An article in the Wall Street Journal last week, by no less than 6 writers, opined if now was the time to buy commodities. All 6 writers took their shots at various markets, and they quoted some high-dollar analysts who chimed in on reasons to buy this and that. Reasons to buy were recent performance, returns over year ago, and how some market would do with rising share values. At no point in the entire article was there a mention of the production cost of a particular commodity vs what the price was currently. There is a very long list of commodities that continue to trade above their costs of production, and a short one in the red group. All energies, all metals, and most row crops are above cost, some very much so. Cotton and corn are holding their heads just above water. Its over in the real softs markets where one can find some redheads. Coffee and sugar stand out as two markets where growers are facing real losses.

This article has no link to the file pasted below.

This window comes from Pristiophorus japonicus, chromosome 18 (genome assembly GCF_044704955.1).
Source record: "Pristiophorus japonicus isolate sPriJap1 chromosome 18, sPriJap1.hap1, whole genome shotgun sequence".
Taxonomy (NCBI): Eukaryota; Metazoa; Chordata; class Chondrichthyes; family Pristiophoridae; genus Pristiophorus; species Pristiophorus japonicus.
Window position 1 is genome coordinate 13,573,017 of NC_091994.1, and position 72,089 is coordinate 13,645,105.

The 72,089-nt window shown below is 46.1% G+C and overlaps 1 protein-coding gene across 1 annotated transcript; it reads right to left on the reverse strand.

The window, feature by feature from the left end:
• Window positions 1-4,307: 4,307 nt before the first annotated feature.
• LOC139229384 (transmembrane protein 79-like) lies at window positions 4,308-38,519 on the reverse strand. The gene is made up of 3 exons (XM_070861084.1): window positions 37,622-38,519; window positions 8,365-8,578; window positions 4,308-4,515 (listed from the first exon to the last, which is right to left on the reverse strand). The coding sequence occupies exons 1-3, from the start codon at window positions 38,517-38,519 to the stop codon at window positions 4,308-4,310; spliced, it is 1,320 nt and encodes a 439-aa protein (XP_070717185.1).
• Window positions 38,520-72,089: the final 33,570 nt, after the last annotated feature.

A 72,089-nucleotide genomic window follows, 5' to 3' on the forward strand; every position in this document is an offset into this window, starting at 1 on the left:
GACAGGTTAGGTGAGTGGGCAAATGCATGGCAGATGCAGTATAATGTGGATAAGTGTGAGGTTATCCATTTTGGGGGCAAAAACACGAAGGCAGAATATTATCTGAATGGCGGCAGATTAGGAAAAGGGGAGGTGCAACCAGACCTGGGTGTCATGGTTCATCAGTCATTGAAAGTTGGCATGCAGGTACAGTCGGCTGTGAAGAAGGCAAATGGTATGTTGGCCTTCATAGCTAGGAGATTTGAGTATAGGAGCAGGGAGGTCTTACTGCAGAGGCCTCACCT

So it’s a little puzzling as to why the Wall Street Journal would beat the bull drums, with the majority of commodities still giving the farmers, the miners, and the drillers some nice take-home pay. The fattest profit margins are in energy, silver, copper.
Our last effort on US production was a flat 14.0 Mb, and this compares closely to Informa’s estimate today at 13.9 Mb. After today’s crop indexes are out, we will take one more run at the numbers, and prepare for next Monday’s report. It looks like small cuts will be made in Texas, GA, and NC.
Cert stocks at 70 kb are only a third of what we thought they would be in the transition, and this drawdown of certs has propped up the market in recent weeks. A little cotton has been lost in the US from the July report, but the USDA number then was about ½ Mb too low. Without the knowledge of the crop indexes later today, our rough guess is 13.75 Mb ballpark. This small loss may be made up in India, and then some. We’ve been expecting India to reach the bale/acre yield for a decade, and this country has forever disappointed. This may be the year. We are negative, and flat worn out. Guess the bulls feel that way too.
No ideas other than with a 6 month sideways coil, there is ample room for a large move when – not if – the breakout occurs.